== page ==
The Law of 22 Prairial (1794)


The Law of 22 Prairial, passed in June 1794 by the Robespierre-dominated Committee of Public Safety, sought to expand the Terror by removing the rights of accused persons:


“The Revolutionary Tribunal is instituted to punish the enemies of the people. The enemies of the people are those who seek to destroy public liberty, either by force or by cunning. The following are deemed enemies of the people:

Those who have instigated the reestablishment of monarchy, or have sought to disparage or dissolve the National Convention and the revolutionary and republican government of which it is the centre;

Those who have betrayed the Republic in the command of places and armies, or in any other military function, carried on correspondence with the enemies of the Republic, laboured to disrupt the provisioning or the service of the armies;

Those who have sought to impede the provisioning of Paris, or to create scarcity within the Republic;

Those who have supported the designs of the enemies of France, either by countenancing the sheltering and the impunity of conspirators and aristocracy, by persecuting and calumniating patriotism, by corrupting the representatives of the people, or by abusing the principles of the Revolution or the laws or measures of the government by false and perfidious applications;

Those who have deceived the people or the representatives of the people, in order to lead them into undertakings contrary to the interests of liberty;

Those who have sought to inspire discouragement, in order to favour the enterprises of the tyrants leagued against the Republic;

Those who have disseminated false news in order to divide or disturb the people;

Those who have sought to mislead opinion and to prevent the instruction of the people, to deprave morals and to corrupt the public conscience, to impair the energy and the purity of revolutionary and republican principles, or to impede the progress thereof, either by counterrevolutionary or insidious writings or by any other machinations;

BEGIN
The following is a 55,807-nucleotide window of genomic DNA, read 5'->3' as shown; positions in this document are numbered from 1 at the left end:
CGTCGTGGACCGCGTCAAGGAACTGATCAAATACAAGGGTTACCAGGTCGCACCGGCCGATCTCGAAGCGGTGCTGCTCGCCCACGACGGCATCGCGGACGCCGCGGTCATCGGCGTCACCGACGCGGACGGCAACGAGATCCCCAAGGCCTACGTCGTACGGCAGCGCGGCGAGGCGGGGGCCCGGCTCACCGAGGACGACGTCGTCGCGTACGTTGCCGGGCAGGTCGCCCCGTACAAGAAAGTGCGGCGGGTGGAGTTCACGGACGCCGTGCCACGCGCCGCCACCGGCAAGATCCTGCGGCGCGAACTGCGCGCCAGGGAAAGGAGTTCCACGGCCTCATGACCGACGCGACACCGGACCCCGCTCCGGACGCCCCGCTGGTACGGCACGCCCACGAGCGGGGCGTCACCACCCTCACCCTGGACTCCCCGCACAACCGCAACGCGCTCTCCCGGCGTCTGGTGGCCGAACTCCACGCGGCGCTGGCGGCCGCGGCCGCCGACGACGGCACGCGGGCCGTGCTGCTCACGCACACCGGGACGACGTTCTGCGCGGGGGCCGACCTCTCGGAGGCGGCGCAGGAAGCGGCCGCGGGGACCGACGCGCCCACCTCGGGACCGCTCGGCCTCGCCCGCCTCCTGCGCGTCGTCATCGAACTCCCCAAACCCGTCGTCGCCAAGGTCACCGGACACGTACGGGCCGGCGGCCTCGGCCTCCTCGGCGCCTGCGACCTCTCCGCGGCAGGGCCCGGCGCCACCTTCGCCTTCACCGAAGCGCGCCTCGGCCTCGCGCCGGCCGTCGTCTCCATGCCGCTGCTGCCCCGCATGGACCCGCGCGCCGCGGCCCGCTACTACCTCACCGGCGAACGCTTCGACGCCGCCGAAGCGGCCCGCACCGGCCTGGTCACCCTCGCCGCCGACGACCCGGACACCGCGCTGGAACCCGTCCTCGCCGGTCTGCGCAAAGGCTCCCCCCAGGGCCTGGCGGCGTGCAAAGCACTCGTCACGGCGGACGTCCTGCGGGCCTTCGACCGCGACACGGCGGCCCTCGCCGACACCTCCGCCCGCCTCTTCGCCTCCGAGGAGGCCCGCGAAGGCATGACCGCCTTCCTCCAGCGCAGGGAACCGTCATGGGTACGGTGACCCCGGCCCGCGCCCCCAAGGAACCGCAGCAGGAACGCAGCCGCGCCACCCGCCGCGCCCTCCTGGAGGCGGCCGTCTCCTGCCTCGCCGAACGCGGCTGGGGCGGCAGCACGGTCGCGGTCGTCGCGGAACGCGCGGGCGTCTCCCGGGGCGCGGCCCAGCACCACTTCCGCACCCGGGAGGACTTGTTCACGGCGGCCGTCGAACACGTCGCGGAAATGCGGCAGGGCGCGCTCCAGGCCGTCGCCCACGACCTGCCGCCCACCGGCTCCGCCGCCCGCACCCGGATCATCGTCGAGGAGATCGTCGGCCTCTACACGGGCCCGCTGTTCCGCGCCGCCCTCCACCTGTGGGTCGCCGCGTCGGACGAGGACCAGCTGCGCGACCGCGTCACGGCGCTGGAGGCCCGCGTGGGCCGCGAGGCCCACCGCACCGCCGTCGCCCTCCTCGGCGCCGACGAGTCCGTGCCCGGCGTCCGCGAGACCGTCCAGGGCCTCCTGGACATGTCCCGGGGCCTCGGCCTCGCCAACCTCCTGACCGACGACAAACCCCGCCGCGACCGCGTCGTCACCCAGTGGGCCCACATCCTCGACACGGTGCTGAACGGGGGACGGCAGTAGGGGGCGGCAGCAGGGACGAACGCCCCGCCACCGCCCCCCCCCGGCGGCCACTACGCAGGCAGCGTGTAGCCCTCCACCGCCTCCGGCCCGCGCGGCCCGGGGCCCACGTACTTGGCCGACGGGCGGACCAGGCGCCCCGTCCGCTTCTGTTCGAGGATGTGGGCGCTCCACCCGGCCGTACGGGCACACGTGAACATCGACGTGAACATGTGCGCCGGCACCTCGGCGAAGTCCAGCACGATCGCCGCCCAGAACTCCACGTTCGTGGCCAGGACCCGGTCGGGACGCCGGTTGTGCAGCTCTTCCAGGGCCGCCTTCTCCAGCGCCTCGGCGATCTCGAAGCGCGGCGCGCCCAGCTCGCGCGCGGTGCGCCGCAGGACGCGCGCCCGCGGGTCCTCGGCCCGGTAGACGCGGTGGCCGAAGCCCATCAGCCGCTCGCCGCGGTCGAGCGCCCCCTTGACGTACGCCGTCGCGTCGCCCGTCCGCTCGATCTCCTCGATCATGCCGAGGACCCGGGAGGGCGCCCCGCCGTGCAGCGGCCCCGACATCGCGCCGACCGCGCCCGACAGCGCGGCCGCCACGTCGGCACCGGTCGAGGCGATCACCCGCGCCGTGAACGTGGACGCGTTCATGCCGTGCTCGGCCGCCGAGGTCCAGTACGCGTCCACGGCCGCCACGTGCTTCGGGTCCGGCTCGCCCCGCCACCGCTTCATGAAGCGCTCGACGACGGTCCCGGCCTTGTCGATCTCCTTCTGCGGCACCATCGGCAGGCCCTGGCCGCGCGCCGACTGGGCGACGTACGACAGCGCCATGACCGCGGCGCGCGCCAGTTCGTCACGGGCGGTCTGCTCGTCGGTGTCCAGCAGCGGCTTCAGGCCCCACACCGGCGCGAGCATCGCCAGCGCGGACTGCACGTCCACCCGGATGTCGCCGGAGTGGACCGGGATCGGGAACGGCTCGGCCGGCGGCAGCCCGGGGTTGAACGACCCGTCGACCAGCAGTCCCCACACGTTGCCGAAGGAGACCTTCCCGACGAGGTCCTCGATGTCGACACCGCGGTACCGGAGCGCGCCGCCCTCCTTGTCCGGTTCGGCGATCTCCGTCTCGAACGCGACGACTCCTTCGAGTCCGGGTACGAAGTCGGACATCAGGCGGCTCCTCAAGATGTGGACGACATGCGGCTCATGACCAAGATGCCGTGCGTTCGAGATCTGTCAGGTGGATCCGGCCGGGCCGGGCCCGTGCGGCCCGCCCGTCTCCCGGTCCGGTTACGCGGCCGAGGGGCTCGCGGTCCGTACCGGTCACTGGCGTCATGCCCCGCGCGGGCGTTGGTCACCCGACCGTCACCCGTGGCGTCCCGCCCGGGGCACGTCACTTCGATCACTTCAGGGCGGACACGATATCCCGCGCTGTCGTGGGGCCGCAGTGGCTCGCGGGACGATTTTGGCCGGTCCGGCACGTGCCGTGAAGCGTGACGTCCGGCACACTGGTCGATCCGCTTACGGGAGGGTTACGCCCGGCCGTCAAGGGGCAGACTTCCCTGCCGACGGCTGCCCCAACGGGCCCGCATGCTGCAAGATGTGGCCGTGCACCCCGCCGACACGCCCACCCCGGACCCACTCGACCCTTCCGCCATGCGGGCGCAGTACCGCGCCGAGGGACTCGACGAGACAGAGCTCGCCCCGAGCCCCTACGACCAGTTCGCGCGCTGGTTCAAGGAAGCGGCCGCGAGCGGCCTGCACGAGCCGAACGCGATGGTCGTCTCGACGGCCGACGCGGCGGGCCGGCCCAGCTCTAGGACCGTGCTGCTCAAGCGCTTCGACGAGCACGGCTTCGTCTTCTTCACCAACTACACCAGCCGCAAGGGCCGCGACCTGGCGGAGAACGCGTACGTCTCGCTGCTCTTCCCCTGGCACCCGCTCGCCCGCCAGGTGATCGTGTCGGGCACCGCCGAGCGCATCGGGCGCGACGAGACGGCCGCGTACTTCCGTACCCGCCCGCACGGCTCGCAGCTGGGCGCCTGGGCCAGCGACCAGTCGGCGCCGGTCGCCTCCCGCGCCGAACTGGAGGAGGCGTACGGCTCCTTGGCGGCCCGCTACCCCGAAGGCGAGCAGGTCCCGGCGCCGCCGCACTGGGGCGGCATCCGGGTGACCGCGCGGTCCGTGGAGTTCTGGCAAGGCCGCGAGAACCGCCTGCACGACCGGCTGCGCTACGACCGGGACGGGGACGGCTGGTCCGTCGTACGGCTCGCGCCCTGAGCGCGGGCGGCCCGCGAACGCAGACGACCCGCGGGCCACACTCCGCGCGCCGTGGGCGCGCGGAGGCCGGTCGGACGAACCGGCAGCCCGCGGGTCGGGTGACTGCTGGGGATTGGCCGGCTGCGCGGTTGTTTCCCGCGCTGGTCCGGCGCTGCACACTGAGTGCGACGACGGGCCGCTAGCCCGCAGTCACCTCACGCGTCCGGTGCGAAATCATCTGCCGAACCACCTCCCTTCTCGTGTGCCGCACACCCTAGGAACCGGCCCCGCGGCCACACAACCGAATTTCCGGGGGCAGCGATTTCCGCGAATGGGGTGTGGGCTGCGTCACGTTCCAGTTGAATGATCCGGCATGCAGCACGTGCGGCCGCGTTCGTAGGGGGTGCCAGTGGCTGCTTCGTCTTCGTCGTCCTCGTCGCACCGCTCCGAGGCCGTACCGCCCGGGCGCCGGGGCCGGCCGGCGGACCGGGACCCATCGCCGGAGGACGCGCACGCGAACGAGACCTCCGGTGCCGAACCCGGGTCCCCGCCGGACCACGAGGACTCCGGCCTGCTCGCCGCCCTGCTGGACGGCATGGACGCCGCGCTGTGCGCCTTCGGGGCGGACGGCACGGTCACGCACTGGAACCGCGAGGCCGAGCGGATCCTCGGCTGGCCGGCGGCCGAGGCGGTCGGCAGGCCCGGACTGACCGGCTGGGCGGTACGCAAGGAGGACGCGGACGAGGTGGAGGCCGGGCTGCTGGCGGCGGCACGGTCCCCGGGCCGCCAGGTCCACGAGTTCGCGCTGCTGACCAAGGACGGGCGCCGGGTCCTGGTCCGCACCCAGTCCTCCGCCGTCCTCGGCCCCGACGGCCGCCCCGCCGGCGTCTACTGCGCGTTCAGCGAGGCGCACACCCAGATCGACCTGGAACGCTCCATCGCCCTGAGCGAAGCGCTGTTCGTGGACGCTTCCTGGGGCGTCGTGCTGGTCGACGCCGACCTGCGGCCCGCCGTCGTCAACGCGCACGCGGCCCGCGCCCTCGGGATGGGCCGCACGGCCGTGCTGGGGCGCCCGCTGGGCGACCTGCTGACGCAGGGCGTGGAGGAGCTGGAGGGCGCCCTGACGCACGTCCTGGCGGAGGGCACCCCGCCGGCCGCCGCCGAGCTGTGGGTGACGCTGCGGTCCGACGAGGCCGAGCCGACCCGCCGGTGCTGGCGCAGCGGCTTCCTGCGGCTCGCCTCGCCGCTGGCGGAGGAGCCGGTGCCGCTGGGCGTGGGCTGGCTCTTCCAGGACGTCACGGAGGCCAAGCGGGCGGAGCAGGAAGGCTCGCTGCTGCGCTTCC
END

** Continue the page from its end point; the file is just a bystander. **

Contractors of bad faith… and squanderers of the public fortune…

The penalty provided for all offences under the jurisdiction of the Revolutionary Tribunal is death. The proof necessary to convict enemies of the people comprises every kind of evidence, whether material or moral, oral or written, which can naturally secure the approval of every just and reasonable mind. The rule of judgments is the conscience of the jurors, enlightened by love of the nation…

Every citizen has the right to seize conspirators and counterrevolutionaries, and to arraign them before the magistrates. He is required to denounce them as soon as he knows of them.

The accused shall be examined publicly in the courtroom. The formality of the preceding secret examination [deposition] is deemed to be superfluous; it shall take place only under special circumstances…

If either material or moral proofs exist, apart from the attested proof, there shall be no further hearing of witnesses, unless such formality appears necessary…

All proceedings shall be conducted in public and no written deposition shall be received, unless witnesses are so situated that they cannot come before the Tribunal…

The pleadings completed, the jurors shall formulate their verdicts and the judges shall pronounce the penalty in the manner determined by law…”